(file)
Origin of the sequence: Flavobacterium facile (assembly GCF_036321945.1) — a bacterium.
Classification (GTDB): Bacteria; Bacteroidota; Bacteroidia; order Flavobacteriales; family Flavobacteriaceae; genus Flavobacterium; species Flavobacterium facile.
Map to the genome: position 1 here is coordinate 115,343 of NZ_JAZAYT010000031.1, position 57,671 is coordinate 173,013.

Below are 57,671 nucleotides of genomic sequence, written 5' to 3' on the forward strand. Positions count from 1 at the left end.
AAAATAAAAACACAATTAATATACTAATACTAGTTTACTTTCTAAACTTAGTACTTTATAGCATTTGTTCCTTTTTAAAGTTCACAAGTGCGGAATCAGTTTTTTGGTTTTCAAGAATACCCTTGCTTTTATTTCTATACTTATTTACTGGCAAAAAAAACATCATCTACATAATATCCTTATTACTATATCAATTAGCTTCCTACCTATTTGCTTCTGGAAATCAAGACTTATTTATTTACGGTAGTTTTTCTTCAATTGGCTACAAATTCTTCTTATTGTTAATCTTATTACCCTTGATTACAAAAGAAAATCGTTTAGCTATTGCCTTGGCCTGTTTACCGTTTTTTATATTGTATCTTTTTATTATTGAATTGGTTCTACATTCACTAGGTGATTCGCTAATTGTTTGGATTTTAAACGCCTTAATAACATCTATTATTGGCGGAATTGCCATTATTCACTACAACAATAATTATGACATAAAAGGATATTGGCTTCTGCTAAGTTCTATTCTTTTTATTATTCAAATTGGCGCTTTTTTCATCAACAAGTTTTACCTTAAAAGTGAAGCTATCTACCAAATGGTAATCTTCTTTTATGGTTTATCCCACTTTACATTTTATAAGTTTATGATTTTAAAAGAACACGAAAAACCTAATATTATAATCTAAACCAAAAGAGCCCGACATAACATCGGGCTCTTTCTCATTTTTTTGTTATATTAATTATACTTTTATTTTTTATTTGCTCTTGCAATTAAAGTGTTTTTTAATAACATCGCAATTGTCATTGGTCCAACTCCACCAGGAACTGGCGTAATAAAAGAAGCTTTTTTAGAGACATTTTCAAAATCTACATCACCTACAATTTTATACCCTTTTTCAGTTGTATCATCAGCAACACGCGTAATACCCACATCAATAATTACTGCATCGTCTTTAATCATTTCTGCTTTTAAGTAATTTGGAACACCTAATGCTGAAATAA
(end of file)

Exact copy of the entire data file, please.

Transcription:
Origin of the sequence: Flavobacterium facile (assembly GCF_036321945.1) — a bacterium.
Classification (GTDB): Bacteria; Bacteroidota; Bacteroidia; order Flavobacteriales; family Flavobacteriaceae; genus Flavobacterium; species Flavobacterium facile.
Map to the genome: position 1 here is coordinate 115,343 of NZ_JAZAYT010000031.1, position 57,671 is coordinate 173,013.

Below are 57,671 nucleotides of genomic sequence, written 5' to 3' on the forward strand. Positions count from 1 at the left end.
AAAATAAAAACACAATTAATATACTAATACTAGTTTACTTTCTAAACTTAGTACTTTATAGCATTTGTTCCTTTTTAAAGTTCACAAGTGCGGAATCAGTTTTTTGGTTTTCAAGAATACCCTTGCTTTTATTTCTATACTTATTTACTGGCAAAAAAAACATCATCTACATAATATCCTTATTACTATATCAATTAGCTTCCTACCTATTTGCTTCTGGAAATCAAGACTTATTTATTTACGGTAGTTTTTCTTCAATTGGCTACAAATTCTTCTTATTGTTAATCTTATTACCCTTGATTACAAAAGAAAATCGTTTAGCTATTGCCTTGGCCTGTTTACCGTTTTTTATATTGTATCTTTTTATTATTGAATTGGTTCTACATTCACTAGGTGATTCGCTAATTGTTTGGATTTTAAACGCCTTAATAACATCTATTATTGGCGGAATTGCCATTATTCACTACAACAATAATTATGACATAAAAGGATATTGGCTTCTGCTAAGTTCTATTCTTTTTATTATTCAAATTGGCGCTTTTTTCATCAACAAGTTTTACCTTAAAAGTGAAGCTATCTACCAAATGGTAATCTTCTTTTATGGTTTATCCCACTTTACATTTTATAAGTTTATGATTTTAAAAGAACACGAAAAACCTAATATTATAATCTAAACCAAAAGAGCCCGACATAACATCGGGCTCTTTCTCATTTTTTTGTTATATTAATTATACTTTTATTTTTTATTTGCTCTTGCAATTAAAGTGTTTTTTAATAACATCGCAATTGTCATTGGTCCAACTCCACCAGGAACTGGCGTAATAAAAGAAGCTTTTTTAGAGACATTTTCAAAATCTACATCACCTACAATTTTATACCCTTTTTCAGTTGTATCATCAGCAACACGCGTAATACCCACATCAATAATTACTGCATCGTCTTTAATCATTTCTGCTTTTAAGTAATTTGGAACACCTAATGCTGAAATAA